Separation according to significant characteristics distinguishes between real and nominal groups. Real formations include those that have socially significant features:

  • gender - man or woman;
  • ethnicity - European, Asian, Latin American;
  • age - child, teenager, adult, elderly;
  • profession - teacher, doctor, businessman;
  • marital status - married, divorced, single;
  • place of residence - city, town, village;
  • income level - wealthy, poor, rich.

The nominal ones include formations that are specially allocated for research (passengers entitled to discounted travel, scholarship students, mothers of large families). A person has the right to join such a formation and leave it at any time. For example, disability benefits can be withdrawn, and an unemployed person can get a job.

All groups, regardless of type, have the following mandatory qualities:

  • referentiality - acceptance or rejection of values;
  • leadership - the degree of influence of one person on another within the framework of formation;
  • integrativeness - the degree of merging of participants, unity or disunity;
  • microclimate - satisfaction and comfort;
  • orientation - the value of attitudes for society.

The presence of these qualities distinguishes a group from a crowd - a spontaneous formation in which people do not have stable connections and the need for communication.

Professional knowledge

  1. Patterns of activity and behavior of people included in various social groups.
  2. Patterns of development of social groups.
  3. Patterns of conflict development and ways to resolve them.
  4. Peculiarities of behavior of an individual included in a group.
  5. People’s understanding and perception of each other, features of interpersonal relationships in society.
  6. Social stereotypes and attitudes, patterns of their appearance, their stability, structure, variability, transmission and assimilation algorithm.
  7. Phenomena and phenomena of the psyche related to small, medium and large social groups.
  8. The relationship between the individual and the group, leadership, intergroup relationships.
  9. Patterns of formation of the psychological climate in a team, the effectiveness of certain leadership styles, ways to increase the productivity of group activities.
  10. Psychodiagnostics, methods of organizing and conducting psychological research.
  11. Psychotherapy, methods of effective psychological support.

Mandatory stages of development and roles of individuals within formations

A group is not formed immediately after people unite. Stages of socio-psychological maturity:

  1. Conglomerate - strangers find themselves in the same territory for the first time.
  2. A nominal group - a community receives a name and status.
  3. Association - a structure is formed, common interests appear.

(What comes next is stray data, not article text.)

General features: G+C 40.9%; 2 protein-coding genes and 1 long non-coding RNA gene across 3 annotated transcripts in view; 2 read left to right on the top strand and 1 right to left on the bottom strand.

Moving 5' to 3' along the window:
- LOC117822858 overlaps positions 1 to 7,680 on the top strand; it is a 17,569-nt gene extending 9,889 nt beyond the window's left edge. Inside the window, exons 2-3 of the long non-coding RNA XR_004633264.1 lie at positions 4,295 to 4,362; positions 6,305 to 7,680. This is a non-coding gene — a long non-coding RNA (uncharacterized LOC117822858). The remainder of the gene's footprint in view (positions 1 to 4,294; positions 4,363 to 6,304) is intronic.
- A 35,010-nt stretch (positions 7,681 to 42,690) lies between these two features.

4. Cooperation is active joint interaction, clear designation of roles and structure, formation of intra-group morality.
  5. Autonomy - in the process of joint activity, the desires of individuals are satisfied.
  6. A corporation is a closed community that is opposed to others.
  7. Team - joint activity presupposes integrativeness (collective decision-making).

Each person has his own role in formation, which he performs consciously or simply obeys the imposed model of behavior. There are 3 types of roles:

  1. Social roles. Necessary to maintain dynamics. Increase cohesion and emotional connections between people. These include: mediator, peacemaker, observer.
  2. Roles aimed at performing common tasks. They help achieve the goal set before the formation. They assume rational use of resources and minimize efforts. These include: initiator, informant, coordinator, mentor.
  3. Roles aimed at achieving personal interests. They disorganize participants by using community resources to achieve their own benefit. These include: loner, skeptic, aggressor, cynic.

The manager’s task is to monitor the fulfillment of roles, encourage relationships that are beneficial for the community, and promptly stop the activities of disruptors.

Functions and conditions for normal development

The community has a number of functions that affect each member:

  • socializing - assimilation of norms of behavior, education;
  • instrumental - carrying out the necessary activities;
  • expressive - satisfying the need for acceptance, emotional contacts;
  • supportive - moral support.

If the functions are not fulfilled, the community cannot function and quickly disintegrates. Normally, it should develop as a community and provide conditions for the development of individuals.

Interpersonal relationships of individuals within a community

Within a community, different types of relationships are established between individuals:

  • official - based on structure, prescribed rules;
  • unofficial - arise as a result of personal sympathies;
  • business – arise during the performance of official duties;
  • rational - based on an objective assessment of other participants;
  • emotional – subjective assessment decides everything.

Community management regulates the relationship between the leader and subordinates. With positive dynamics, subordinates recognize the authority of the leader. If negative, they are inclined to protest and create conditions for the emergence of an informal leader.